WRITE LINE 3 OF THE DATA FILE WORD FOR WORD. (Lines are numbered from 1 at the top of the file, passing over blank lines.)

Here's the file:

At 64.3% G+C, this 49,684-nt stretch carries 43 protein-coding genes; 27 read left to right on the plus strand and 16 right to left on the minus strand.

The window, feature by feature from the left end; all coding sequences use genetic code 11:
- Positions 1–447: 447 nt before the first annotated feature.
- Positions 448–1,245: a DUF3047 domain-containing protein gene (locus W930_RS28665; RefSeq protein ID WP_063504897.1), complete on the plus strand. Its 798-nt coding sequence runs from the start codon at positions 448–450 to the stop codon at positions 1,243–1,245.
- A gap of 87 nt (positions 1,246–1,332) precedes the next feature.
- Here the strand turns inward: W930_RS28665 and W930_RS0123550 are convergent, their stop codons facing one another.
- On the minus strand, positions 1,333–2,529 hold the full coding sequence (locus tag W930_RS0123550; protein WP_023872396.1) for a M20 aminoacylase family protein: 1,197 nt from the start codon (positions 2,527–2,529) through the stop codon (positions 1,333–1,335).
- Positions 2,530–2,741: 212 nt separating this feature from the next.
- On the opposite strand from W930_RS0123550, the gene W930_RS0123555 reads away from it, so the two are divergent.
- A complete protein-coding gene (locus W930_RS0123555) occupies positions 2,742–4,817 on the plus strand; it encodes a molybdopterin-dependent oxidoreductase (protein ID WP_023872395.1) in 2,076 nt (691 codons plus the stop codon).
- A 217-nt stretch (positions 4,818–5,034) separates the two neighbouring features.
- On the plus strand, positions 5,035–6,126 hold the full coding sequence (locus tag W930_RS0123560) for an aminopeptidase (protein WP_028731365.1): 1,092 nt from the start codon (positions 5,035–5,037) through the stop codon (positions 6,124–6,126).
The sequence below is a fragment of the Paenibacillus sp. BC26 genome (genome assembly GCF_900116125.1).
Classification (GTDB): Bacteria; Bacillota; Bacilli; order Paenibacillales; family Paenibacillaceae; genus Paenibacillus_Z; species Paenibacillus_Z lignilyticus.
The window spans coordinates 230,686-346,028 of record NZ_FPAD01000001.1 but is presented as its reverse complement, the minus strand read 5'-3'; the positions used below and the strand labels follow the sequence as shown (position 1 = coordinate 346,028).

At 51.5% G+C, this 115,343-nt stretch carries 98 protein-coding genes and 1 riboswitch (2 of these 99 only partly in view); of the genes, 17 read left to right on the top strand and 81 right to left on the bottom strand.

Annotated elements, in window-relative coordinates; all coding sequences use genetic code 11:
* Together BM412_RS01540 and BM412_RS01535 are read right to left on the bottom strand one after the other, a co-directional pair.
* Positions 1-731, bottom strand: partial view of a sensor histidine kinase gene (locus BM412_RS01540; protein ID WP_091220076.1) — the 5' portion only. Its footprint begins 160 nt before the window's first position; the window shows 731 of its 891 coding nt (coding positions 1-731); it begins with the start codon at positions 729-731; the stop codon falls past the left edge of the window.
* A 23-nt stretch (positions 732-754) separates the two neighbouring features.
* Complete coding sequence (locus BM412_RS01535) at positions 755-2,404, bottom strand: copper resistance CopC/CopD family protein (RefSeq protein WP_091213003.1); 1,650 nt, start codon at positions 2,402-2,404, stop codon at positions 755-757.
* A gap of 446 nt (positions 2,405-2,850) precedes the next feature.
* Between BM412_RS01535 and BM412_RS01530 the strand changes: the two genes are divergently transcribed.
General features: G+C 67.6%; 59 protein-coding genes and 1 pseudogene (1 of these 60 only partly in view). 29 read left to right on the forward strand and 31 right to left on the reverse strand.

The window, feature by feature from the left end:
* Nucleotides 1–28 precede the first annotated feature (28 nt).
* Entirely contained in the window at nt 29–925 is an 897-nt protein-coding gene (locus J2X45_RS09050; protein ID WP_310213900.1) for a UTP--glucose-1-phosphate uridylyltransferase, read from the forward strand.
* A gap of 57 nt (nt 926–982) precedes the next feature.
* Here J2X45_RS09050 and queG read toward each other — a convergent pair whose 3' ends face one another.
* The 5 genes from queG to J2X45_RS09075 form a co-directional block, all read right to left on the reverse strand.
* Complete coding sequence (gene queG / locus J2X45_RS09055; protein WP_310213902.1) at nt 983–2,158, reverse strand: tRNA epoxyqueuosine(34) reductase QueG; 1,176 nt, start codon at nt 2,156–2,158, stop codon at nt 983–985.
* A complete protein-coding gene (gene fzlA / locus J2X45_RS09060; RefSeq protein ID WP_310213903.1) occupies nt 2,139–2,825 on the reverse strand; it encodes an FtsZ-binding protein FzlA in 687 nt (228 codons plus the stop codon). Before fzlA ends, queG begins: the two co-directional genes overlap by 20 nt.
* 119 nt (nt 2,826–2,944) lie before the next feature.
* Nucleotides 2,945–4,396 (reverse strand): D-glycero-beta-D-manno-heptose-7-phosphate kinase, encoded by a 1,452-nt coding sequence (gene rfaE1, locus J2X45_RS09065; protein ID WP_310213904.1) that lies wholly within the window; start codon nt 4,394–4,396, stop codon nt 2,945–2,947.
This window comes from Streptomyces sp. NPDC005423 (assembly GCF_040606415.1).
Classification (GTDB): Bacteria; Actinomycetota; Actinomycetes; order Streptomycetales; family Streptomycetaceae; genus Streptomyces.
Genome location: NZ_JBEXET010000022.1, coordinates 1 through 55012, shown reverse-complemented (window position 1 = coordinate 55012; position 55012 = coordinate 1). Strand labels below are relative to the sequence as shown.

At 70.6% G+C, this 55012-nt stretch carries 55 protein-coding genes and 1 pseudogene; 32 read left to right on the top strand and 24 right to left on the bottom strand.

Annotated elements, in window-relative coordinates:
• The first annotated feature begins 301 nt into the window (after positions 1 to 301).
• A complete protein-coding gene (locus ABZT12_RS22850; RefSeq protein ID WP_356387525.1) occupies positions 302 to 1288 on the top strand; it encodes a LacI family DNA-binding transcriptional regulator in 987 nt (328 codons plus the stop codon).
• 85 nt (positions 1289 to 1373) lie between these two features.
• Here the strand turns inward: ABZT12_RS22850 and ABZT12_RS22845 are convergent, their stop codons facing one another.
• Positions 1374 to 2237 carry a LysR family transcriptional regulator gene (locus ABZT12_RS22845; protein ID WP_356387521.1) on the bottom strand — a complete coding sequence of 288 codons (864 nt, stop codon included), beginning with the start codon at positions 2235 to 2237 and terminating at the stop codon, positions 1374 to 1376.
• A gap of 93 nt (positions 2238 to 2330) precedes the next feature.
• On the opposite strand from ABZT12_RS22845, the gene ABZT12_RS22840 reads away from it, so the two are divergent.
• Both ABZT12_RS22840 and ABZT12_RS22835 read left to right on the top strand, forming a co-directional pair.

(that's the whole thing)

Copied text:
- Positions 1–447: 447 nt before the first annotated feature.